Why are degree holders poor?
SCHOOL rewards people for their memory. Life rewards people for their creativity and ability to solve problems.
School rewards caution, life rewards daring. School hails those who live by the rules, life exalts those who break the rules and set new ones.
Being top of your class does not necessarily guarantee that you would be at the top of life. The world is filled with poor graduates, but rich opportunists.
Kevin Ngo said: “If you don’t make the time to work on creating the life you want, you are eventually going to be forced to spend a lot of time dealing with a life you don’t want.”
Your certificates and degrees are meant to help you garner the experience and expertise needed to fulfill your dreams; they are not your destination.
I have watched pitiably many graduates with degrees and certificates languishing in poverty looking for jobs that don’t exist, while people with keen eyes for opportunities reach the pinnacle of success in the most unlikeliest of ways.
Do you have a graduate or degree holder around you that is poor? I bet you have, as they are everywhere.
I have a very painful truth to dish out to graduates out there: Your degree or certificate is not the cure to poverty; the cure to poverty is your ability to see and seize opportunities.
There are seven reasons why degree holders are poor.
They Don’t Think Beyond Their Certificates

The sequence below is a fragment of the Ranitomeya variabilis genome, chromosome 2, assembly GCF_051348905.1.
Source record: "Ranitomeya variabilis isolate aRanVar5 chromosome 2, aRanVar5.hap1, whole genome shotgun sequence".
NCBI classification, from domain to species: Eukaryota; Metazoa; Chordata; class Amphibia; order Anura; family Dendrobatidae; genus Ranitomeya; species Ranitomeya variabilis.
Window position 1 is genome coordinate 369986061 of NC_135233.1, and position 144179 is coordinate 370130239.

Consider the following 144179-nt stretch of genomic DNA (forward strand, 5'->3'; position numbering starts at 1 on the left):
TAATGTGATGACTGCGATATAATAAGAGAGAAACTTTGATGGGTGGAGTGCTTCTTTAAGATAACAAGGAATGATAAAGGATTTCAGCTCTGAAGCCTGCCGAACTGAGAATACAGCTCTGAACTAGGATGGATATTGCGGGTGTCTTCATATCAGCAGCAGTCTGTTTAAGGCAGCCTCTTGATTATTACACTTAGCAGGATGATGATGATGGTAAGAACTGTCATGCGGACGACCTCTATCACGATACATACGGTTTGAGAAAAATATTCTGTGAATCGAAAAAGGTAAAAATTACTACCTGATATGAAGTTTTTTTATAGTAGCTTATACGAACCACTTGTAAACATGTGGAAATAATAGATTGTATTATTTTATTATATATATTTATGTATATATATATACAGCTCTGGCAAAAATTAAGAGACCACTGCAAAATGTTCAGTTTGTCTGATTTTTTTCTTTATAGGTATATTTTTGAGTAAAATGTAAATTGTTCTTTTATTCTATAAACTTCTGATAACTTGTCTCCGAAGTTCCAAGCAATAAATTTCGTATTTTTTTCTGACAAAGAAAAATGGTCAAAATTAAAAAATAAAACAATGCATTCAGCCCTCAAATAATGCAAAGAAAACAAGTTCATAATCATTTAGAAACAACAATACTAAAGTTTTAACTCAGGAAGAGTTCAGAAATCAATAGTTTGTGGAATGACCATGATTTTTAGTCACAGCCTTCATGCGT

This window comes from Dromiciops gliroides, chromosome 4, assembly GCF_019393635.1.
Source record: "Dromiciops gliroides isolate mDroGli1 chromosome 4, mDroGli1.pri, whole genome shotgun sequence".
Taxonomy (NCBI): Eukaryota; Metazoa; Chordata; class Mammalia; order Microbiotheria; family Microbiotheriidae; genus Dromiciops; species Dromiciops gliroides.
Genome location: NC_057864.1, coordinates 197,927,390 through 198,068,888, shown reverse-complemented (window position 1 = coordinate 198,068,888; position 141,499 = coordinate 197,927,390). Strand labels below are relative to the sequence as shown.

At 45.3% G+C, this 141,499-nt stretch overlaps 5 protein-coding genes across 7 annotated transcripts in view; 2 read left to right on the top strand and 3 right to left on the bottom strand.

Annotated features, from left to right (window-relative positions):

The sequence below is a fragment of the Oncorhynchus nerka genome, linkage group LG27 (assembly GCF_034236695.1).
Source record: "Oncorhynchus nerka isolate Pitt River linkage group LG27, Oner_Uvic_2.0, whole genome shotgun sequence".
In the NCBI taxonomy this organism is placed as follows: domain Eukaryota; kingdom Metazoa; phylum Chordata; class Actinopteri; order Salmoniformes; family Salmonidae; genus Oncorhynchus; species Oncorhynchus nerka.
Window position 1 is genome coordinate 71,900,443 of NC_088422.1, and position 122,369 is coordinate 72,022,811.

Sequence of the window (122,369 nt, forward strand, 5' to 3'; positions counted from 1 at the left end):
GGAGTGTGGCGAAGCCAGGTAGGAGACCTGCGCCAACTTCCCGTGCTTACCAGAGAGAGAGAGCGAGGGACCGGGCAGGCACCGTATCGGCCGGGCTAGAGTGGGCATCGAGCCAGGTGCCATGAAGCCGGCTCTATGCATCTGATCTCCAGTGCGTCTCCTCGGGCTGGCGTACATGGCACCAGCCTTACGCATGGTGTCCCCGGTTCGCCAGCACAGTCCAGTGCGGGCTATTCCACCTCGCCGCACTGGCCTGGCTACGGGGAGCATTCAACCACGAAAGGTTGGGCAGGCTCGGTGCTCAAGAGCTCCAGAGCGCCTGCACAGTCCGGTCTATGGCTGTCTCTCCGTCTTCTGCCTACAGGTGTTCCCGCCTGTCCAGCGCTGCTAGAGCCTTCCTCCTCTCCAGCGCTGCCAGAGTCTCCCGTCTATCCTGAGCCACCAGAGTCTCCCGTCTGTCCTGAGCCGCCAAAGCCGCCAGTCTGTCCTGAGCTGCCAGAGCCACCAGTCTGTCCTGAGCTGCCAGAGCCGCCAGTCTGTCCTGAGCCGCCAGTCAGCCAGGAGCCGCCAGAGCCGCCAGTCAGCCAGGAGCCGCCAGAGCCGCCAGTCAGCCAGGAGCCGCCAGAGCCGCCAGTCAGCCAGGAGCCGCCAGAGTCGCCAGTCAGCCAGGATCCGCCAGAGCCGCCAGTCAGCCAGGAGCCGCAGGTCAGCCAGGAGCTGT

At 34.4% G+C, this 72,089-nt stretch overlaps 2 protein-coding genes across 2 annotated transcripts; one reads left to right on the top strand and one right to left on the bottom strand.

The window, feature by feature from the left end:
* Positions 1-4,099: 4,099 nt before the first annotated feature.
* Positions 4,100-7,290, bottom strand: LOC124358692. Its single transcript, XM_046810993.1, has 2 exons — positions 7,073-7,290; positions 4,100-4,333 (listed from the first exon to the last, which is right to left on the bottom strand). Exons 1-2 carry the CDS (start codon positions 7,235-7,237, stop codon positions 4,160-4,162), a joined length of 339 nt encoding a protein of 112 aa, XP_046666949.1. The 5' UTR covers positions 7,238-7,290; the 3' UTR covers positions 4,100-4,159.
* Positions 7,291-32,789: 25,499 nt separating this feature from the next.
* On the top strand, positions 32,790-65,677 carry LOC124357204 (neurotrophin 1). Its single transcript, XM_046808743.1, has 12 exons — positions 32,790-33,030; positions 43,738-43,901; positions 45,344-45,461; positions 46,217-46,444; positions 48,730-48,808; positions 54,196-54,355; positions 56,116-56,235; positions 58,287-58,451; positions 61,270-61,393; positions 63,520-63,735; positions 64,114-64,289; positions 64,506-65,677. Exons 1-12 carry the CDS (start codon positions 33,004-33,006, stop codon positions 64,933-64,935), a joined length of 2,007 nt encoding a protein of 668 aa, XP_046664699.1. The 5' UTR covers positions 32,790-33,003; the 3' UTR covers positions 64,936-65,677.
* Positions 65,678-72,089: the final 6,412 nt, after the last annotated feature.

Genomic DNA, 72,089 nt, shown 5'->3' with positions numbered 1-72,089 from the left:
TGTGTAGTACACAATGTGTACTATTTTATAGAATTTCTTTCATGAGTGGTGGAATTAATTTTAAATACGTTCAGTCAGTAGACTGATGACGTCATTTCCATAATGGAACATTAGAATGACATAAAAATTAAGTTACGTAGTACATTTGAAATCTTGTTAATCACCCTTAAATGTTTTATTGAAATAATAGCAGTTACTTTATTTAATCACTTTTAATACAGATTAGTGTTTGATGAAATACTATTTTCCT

Albert Einstein said: “Education is not the learning of facts, but the training of the mind to think.” Have you ever heard of the creativity term, “think outside the box?”
One of the major reasons why most graduates are poor is simply because they cannot see and think beyond their certificates. I have seen engineering graduates work as bankers.
I have seen medical doctors with great skills in web and graphic designs. I have seen lawyers that are very dexterous with finances. The list is endless.
The basic truth of life is that the skills needed to be much sought after and become more successful in life are not really found within the walls of the classrooms.
Your certificate is just a proof that you are teachable; it does not suggest what you are totally capable of doing.
You are full of possibilities when you think beyond your degrees and certificates.
They Prioritise Their Certificates More Than Their Gifts And Talents
I have often advised some of my mentees never to leave their gifts dormant, while pursuing and hunting for jobs with their certificates. There must be a complementary balance in the pursuit of your passion and the search for jobs.
Everybody is gifted for something, but the winning edge comes from our ability to work on our gifts and bless the world with it. The very best way to develop yourself is in the direction of your natural talents and interest.